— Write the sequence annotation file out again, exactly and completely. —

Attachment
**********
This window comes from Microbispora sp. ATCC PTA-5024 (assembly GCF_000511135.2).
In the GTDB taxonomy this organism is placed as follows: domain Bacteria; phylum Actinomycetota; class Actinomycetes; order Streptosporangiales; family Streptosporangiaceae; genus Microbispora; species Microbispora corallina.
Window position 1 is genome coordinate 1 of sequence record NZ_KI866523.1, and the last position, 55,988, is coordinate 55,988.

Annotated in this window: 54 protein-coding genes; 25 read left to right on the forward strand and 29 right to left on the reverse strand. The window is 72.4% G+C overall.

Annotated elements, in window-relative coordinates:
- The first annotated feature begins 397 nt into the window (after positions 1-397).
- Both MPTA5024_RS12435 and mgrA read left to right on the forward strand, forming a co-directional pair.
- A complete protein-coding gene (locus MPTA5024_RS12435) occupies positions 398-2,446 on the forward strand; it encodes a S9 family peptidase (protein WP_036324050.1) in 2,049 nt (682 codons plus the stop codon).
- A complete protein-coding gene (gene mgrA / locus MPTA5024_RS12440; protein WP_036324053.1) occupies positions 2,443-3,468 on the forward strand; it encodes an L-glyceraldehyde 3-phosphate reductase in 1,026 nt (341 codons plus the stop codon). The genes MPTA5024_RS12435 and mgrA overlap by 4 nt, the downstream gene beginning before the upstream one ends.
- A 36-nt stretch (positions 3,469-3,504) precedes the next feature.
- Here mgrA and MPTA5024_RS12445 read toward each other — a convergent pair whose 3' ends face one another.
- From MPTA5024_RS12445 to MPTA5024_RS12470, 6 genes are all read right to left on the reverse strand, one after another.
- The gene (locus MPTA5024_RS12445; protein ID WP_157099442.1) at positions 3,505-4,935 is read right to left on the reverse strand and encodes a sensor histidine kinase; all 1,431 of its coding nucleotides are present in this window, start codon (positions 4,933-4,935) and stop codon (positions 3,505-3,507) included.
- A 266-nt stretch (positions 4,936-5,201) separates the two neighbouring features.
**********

This window comes from Microbispora sp. ATCC PTA-5024 (assembly GCF_000511135.2).
In the GTDB taxonomy this organism is placed as follows: domain Bacteria; phylum Actinomycetota; class Actinomycetes; order Streptosporangiales; family Streptosporangiaceae; genus Microbispora; species Microbispora corallina.
Window position 1 is genome coordinate 1 of sequence record NZ_KI866523.1, and the last position, 55,988, is coordinate 55,988.

Annotated in this window: 54 protein-coding genes; 25 read left to right on the forward strand and 29 right to left on the reverse strand. The window is 72.4% G+C overall.

Annotated elements, in window-relative coordinates:
- The first annotated feature begins 397 nt into the window (after positions 1-397).
- Both MPTA5024_RS12435 and mgrA read left to right on the forward strand, forming a co-directional pair.
- A complete protein-coding gene (locus MPTA5024_RS12435) occupies positions 398-2,446 on the forward strand; it encodes a S9 family peptidase (protein WP_036324050.1) in 2,049 nt (682 codons plus the stop codon).
- A complete protein-coding gene (gene mgrA / locus MPTA5024_RS12440; protein WP_036324053.1) occupies positions 2,443-3,468 on the forward strand; it encodes an L-glyceraldehyde 3-phosphate reductase in 1,026 nt (341 codons plus the stop codon). The genes MPTA5024_RS12435 and mgrA overlap by 4 nt, the downstream gene beginning before the upstream one ends.
- A 36-nt stretch (positions 3,469-3,504) precedes the next feature.
- Here mgrA and MPTA5024_RS12445 read toward each other — a convergent pair whose 3' ends face one another.
- From MPTA5024_RS12445 to MPTA5024_RS12470, 6 genes are all read right to left on the reverse strand, one after another.
- The gene (locus MPTA5024_RS12445; protein ID WP_157099442.1) at positions 3,505-4,935 is read right to left on the reverse strand and encodes a sensor histidine kinase; all 1,431 of its coding nucleotides are present in this window, start codon (positions 4,933-4,935) and stop codon (positions 3,505-3,507) included.
- A 266-nt stretch (positions 4,936-5,201) separates the two neighbouring features.